The truth is LIFE is not about what you are capable of doing, as some people are capable of doing many many things, but really about what you love doing. What are those people really to do? Should they fertilize plants because they are good at agriculture? Or should they save lives because they are good doctors? What they should do is what they love to do. It really is that simple.
In this unpredictable life, if you knew you were going to die tomorrow, I’m sure the last thing on earth you would be doing is what seemed logical to the rest of the world. You would be out there crossing things off your bucket list before you kicked the damn thing. So why not live everyday like that? (within safe limits for your familly, friends and anyone else around you that means anything of course), but why the hell not?
So the answer to 'Is it ok to walk away from something you are very capable of to go to something that brings you way more joy?'…The answer is simply YES!
It still amazes me how people somehow find it ok to use cultural words that they don’t understand fully, with no idea of their context or true meaning. I would happen to fall into one of the most targeted cultures…the Jamaican culture. Language/Dialect/Creole? PATOIS.
Since living in the USA, and also being a performer, I have had one too many times when my Jamaican introduction is greeted with choruses of mouth-made vocal gun shots (important I state they were mouth made). “Brap, Brap” (single shots), “Brapapapapapapap” (the ‘Rapid Fire’ Machine Gun), “Blow Blow” (That is the ‘Shot Gun’), “Pie Pie Pie” (this is the hand pistol); Whatever the weapon of choice, it intrigues me that this is one of the highlights of my culture to the non-native Jamaican.
You also can’t forget the use of the word, B0mboCl@@t, like it’s a party favour. Funny the persons doing this don’t see me cringe every time they attempt to pronounce it (incorrectly mind you), and not understand that the visions I associate with this word are a weave about to be pulled out, a man about to get stabbed, often times just anyone at the peak of their anger, and in all fairness to them, many times as a term of endearment or extreme excitement, for instance to forward a big chune (aka used at peak of excitement when hearing a good song. In this way it kinda functions like a testosterone-driven “Guuuuuuuuuuurrrl daz my sooooooooooong!”). It could also happen when you see a really hot car pass by…then you let out the super loooooong one.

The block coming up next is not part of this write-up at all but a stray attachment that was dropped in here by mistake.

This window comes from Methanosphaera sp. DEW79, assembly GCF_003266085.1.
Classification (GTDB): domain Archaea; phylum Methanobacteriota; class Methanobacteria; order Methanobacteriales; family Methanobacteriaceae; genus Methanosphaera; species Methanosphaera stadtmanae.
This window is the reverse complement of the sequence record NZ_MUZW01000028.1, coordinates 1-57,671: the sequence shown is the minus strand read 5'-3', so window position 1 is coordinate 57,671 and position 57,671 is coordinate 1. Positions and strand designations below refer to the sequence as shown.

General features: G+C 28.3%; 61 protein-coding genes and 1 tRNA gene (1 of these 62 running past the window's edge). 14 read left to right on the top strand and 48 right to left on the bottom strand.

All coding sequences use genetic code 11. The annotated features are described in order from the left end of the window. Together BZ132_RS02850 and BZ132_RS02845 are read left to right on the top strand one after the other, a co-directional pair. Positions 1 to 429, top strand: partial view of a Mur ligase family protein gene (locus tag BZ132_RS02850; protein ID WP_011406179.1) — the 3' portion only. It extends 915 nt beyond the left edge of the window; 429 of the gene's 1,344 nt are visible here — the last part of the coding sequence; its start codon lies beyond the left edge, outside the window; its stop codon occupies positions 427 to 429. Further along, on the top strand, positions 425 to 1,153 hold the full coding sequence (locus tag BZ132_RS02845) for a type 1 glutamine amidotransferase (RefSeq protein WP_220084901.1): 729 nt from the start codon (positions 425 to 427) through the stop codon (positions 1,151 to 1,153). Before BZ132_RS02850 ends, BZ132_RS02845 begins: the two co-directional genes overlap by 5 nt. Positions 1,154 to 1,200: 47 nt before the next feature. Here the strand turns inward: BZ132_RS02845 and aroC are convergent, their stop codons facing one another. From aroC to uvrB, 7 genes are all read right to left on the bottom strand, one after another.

Truthfully the biggest fear for me is that I will be at a formal event with said friend who doesn’t appreciate the context of my culture, and of course it will come up that I’m Jamaican, and my friend will pleasantly launch into a string of their favourite new Jamaican words, and I, well I will be a dark shade of purple and trying to find the nearest exit.
I’m just saying if you aren’t sure about what you are saying, then you probably shouldn’t be saying it. Daz all. And maybe the next time you want to wild out in public using my native dialect, then give me enough forewarning so I can play into it - You know, wear my reggae-coloured tam with the fake locks, my favourite Bob Marley t-shirt, and roll my super-sized blunt, which I shall place behind my ear. Don’t forget I will be saying “Mon” after any sentence, and possible “Irie”, and maybe using my own Jamaican curse words out of context. “Do you know where I could find the bl00dcl@@t pickles?…Irie”. “I was wondering why the r@@s you look so beautiful tonight?” (This one doesn’t count cause I have a few friends who would say this. Hey I probably have already too).
To all of this I say, “Weh yu jus seh?”. As Tessanne Chin said, “Your words are your weapons, so use them wisely”. So before you shoot “down your brothers with your lyrical bullets”, you can buy a patois book. Blessed love.